Dooger rants about work

As a young boy, I often went to work with my dad.  Like most families today, I grew up in a two-income family.  The difference back then was that dad earned both incomes.  Mom’s duty was to train the kids and take care of the house.  This job was often more difficult and stressful than dad’s.  Even though we only had two incomes, dad actually had three jobs.  The job that paid most of the bills was rebuilding automatic transmissions in the mechanic shop.  The fulfilling and purposeful career was pastor at a small church.  Perhaps the hardest manual labor of his three jobs was the rental properties that he kept.  On one occasion while digging a septic system by hand, he told me that when I grew up, I should get a job working with my head instead of my butt.

Unfortunately, my generation has done a poor job passing along the work ethic that we learned from our parents.  Consider the recent news story about Michael Rotondo.  His mother and father filed an eviction notice to remove their thirty year old son from their home.  A few weeks later, he was in court again because he was behind on his child support payments.  This appearance, the judge ordered the able bodied man-child to get a job.

This story didn’t really hit home for me until this past weekend when I attended a home-school conference with my wife and pre-teen boys.  Many of the classes that my boys attended focused on inspiring them to think about vocation and work ethic.  Next door to our home-school conference was the annual Wizard World conference.  The convention center was filled with thirty year old kids all dressed up as their favorite comic book heroes.  Instead of learning strong work ethic, they were attending debates on whether DC or Marvel has the best villains, or attending workshops teaching how to play Pokemon.

In the last interview before his death, Stephen Hawking talked about the affects of Artificial Intelligence and technological unemployment could have on our society.  Some may agree with Mr. Hawking and say that the un-employed thirty year olds living in their parents basement are proof of Mr. Hawking’s predictions.  He talks of a Utopia where all of the work is performed by robots and the wealth is evenly distributed in a communistic society.  If nobody has to work, we can all waste away our waking hours dressed up like comic book characters and playing Pokémon.  I personally do not think that would be a very fulfilling life.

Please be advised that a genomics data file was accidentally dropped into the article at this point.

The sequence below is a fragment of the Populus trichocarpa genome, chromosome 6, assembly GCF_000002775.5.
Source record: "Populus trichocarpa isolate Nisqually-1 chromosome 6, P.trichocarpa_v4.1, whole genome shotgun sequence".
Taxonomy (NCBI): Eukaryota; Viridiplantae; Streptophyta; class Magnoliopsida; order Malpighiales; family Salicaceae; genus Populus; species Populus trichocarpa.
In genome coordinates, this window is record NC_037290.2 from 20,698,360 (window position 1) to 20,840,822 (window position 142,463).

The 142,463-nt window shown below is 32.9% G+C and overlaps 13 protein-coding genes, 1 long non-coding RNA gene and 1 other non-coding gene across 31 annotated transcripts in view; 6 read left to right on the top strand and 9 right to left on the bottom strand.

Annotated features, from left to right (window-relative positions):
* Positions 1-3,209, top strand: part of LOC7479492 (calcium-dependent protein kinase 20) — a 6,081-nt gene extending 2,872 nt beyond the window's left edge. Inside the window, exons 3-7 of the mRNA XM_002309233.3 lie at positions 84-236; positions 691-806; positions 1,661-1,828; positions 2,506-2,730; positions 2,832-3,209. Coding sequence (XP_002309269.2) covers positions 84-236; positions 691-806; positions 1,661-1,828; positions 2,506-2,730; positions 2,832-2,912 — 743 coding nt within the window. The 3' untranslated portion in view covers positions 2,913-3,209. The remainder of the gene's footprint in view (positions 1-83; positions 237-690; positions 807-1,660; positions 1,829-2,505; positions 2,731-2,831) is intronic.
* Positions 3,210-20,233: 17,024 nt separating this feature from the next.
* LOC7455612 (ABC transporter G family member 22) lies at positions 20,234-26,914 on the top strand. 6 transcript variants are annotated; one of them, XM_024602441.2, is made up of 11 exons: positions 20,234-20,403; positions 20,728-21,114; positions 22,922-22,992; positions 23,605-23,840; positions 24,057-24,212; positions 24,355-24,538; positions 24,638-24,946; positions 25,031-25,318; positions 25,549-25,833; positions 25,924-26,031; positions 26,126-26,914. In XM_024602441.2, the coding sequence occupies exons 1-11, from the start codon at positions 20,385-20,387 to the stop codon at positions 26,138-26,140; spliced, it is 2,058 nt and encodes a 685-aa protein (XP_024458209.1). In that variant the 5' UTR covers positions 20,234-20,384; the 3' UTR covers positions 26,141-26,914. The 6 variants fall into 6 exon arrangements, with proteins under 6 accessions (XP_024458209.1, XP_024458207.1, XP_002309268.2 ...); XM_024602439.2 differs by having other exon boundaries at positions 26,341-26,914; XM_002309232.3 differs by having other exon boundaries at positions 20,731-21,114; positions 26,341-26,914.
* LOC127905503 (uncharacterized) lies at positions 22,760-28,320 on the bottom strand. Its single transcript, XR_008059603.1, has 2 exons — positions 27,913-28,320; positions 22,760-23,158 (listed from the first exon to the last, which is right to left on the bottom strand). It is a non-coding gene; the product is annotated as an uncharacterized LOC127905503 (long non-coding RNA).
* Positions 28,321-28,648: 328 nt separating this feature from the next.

I wonder what Mike Rowe would think about the utopia that Stephan Hawking describes.  Since his Discovery Channel series Dirty Jobs, he has been on a campaign to change America’s work ethic.  Most of us have been taught to make as much money as quick as we can, while working as little as possible so we can retire early leaving the hard work for the next generation.  Even my own dad’s instruction for me to work with my head is very similar to the advice Mike’s high school guidance counselor tried to give him, “work smart, not hard.”  Mike’s advice to us is to work smart AND hard.

When I think of utopia and these two viewpoints on work, I tend to agree more with Mike’s thoughts.  Being an atheist, Hawking may not have considered or consulted mankind’s instruction book.  The bible says in Genesis 2:15 that God placed man here to work and care for the garden.  This garden was a true utopia, and it included work.  When man disobeyed God and brought a curse on the earth, that utopia ended.  Man’s aversion to work, and our desire to waste away life doing as little as possible is not why our Creator made us.  We were created to work, and I believe in order to be truly happy, we need to fulfill our purpose.

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